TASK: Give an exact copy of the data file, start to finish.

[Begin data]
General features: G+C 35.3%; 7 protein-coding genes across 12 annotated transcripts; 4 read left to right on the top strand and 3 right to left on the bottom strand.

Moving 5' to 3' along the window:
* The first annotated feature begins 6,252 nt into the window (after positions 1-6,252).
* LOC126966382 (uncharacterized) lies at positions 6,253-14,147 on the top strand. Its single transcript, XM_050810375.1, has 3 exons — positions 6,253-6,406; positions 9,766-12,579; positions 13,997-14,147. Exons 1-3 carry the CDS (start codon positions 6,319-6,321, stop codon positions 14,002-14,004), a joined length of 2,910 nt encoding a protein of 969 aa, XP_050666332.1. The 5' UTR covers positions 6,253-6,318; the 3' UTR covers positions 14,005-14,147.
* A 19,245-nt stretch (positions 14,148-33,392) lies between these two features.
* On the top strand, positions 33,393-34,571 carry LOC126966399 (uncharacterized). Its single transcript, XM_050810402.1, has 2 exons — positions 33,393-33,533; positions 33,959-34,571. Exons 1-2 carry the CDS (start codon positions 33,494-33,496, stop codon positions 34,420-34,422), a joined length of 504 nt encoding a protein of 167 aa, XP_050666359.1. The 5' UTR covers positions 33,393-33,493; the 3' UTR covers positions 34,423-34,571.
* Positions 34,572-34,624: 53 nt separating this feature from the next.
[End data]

General features: G+C 35.3%; 7 protein-coding genes across 12 annotated transcripts; 4 read left to right on the top strand and 3 right to left on the bottom strand.

Moving 5' to 3' along the window:
* The first annotated feature begins 6,252 nt into the window (after positions 1-6,252).
* LOC126966382 (uncharacterized) lies at positions 6,253-14,147 on the top strand. Its single transcript, XM_050810375.1, has 3 exons — positions 6,253-6,406; positions 9,766-12,579; positions 13,997-14,147. Exons 1-3 carry the CDS (start codon positions 6,319-6,321, stop codon positions 14,002-14,004), a joined length of 2,910 nt encoding a protein of 969 aa, XP_050666332.1. The 5' UTR covers positions 6,253-6,318; the 3' UTR covers positions 14,005-14,147.
* A 19,245-nt stretch (positions 14,148-33,392) lies between these two features.
* On the top strand, positions 33,393-34,571 carry LOC126966399 (uncharacterized). Its single transcript, XM_050810402.1, has 2 exons — positions 33,393-33,533; positions 33,959-34,571. Exons 1-2 carry the CDS (start codon positions 33,494-33,496, stop codon positions 34,420-34,422), a joined length of 504 nt encoding a protein of 167 aa, XP_050666359.1. The 5' UTR covers positions 33,393-33,493; the 3' UTR covers positions 34,423-34,571.
* Positions 34,572-34,624: 53 nt separating this feature from the next.